THE Conservative Leader of the House of Commons has signalled that he hopes for devolution to be ended by the current UK Government, sparking fears that Westminster aims to see "devolution demolished".

Addressing the House of Commons yesterday, Jacob Rees-Mogg said that the “constitutional tinkering” of the last Labour government had “weakened our parliament and has helped to divide the United Kingdom”.

The North East Somerset MP added that he hopes “that this government finds an effective way of restoring our constitution to its proper form”.

Rees-Mogg has today shared his comments on Twitter adding: “Under Labour, our constitution was vandalised and the whole of the United Kingdom suffered. We must undo their foolish tinkering.”

READ MORE: Devolution: All the Scottish Tories who defended Boris Johnson's 'disaster' claim

National columnist Andrew Tickell questioned what Rees-Mogg was proposing, asking: “Meaning what, exactly? Devolution? The Human Rights Act? Getting some (if not all) of the hereditaries out of the House of Lords?”

As well as initiating devolution, Labour introduced the 1998 Human Rights Act and reformed the House of Lords in 1999, removing all but a handful of hereditary peers.

Labour also created the Supreme Court in a 2005 act, which came into force in October 2009.

The Tories have had issues with the UK Supreme Court after it ruled Boris Johnson's proroguing of Parliament was illegal, something which Rees-Mogg insisted was "completely proper constitutional procedure".

The Tories have also been accused of seeking to undermine the Human Rights Act after vague plans to "update" it were included in their manifesto. 

Yesterday in the Commons, Imran Ahmad Khan, the Tory MP for Wakefield, had asked Rees-Mogg when he would “find time for a debate with the purpose of examining and an eye to correcting the constitutional vandalism inflicted upon this country by the Labour government of 1997 to 2010, specifically regarding the roles and scope of the Supreme Court and the Lord Chancellor?”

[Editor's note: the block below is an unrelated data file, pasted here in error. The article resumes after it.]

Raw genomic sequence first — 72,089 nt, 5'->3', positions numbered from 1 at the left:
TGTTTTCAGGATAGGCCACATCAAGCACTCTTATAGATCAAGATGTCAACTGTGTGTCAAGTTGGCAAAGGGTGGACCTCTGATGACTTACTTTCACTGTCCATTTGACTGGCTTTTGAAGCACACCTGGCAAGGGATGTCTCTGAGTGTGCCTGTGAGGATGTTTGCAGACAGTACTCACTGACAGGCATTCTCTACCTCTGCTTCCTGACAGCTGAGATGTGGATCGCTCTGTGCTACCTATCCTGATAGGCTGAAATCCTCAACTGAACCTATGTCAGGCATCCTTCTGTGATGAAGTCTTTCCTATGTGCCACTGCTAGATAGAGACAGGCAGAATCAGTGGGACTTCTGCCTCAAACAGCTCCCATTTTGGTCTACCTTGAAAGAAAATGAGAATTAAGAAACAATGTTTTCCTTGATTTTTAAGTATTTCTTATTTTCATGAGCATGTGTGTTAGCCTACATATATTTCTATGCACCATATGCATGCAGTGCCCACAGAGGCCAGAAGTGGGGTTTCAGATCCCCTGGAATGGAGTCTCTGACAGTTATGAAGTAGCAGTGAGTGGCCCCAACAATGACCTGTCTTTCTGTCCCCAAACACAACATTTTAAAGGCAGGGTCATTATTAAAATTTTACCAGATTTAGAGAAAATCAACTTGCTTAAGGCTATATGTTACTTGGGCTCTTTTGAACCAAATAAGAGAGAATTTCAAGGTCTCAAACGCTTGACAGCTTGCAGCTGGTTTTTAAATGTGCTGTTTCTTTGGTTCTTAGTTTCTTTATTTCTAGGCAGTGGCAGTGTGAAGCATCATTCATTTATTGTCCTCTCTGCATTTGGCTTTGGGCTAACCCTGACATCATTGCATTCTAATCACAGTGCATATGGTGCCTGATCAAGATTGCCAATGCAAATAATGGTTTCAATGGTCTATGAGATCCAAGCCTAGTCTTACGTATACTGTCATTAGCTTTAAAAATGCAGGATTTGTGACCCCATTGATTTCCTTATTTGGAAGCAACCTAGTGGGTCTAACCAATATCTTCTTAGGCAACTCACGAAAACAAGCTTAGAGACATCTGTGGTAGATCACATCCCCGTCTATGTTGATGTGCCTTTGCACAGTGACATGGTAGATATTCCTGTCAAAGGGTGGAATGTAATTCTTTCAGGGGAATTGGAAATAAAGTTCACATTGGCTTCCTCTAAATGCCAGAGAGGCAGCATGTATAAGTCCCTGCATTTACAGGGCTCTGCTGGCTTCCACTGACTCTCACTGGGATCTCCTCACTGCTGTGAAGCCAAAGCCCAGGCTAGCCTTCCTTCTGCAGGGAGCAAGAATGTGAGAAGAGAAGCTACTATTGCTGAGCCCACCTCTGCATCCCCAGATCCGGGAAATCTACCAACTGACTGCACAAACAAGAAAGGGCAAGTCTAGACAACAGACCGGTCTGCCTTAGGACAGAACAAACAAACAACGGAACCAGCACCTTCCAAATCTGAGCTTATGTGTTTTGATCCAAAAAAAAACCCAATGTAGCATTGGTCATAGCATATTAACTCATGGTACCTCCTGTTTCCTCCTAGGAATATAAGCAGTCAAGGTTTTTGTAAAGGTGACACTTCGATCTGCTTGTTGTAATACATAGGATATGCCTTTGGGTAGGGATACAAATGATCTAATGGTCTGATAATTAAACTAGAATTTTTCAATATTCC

Rees-Mogg said that he appreciated his fellow Tory’s point, adding: “The last Labour government decided to take a wrecking ball to our constitution and made a bit of a muddle with it.

“Some of their most foolish interventions were their constitutional blunders which were out of step with many centuries of our parliamentary democracy. Blairite constitutional tinkering has weakened our parliament and has helped to divide the United Kingdom.

“I hope that this government finds an effective way of restoring our constitution to its proper form.”

READ MORE: Scottish politicians slam PM for claim devolution is 'disaster north of Border'

Writing for the Telegraph last year, Rees-Mogg had much warmer words for the uncodified UK constitution. 

He said it was a "beautifully crafted system" which "allows for a balance between the various powers of the State who exercise their control on behalf the people".

Commenting on Rees-Mogg's latest remarks, Tricia Marwick, a former presiding officer at Holyrood, said: “This is what they actually think.

“Johnson did not misspeak when he spoke [of devolution being a disaster].

“We voted overwhelmingly in a referendum for a ScotParl, voted against Brexit and have voted to express our preferences for Scottish Governments. Isn’t that really what they just can’t thole?”

SNP MSP Tom Arthur commented: “Not just a ‘disaster’, it seems that the UK Government also regard the Scottish Parliament as a piece of ‘foolish tinkering’ that they ‘must undo’.

“Scotland faces a choice next May: we can build back better with independence or risk seeing devolution demolished by the Tories.”

Scottish Greens MSP Ross Greer said: "[Rees-Mogg]'s talking about the Scottish Parliament and he's proving clearer than we ever could why independence is both essential and urgently needed."

The Welsh independence movement Yes Cymru said that Rees-Mogg’s words were a clear signal that “Westminster is coming for our devolution”.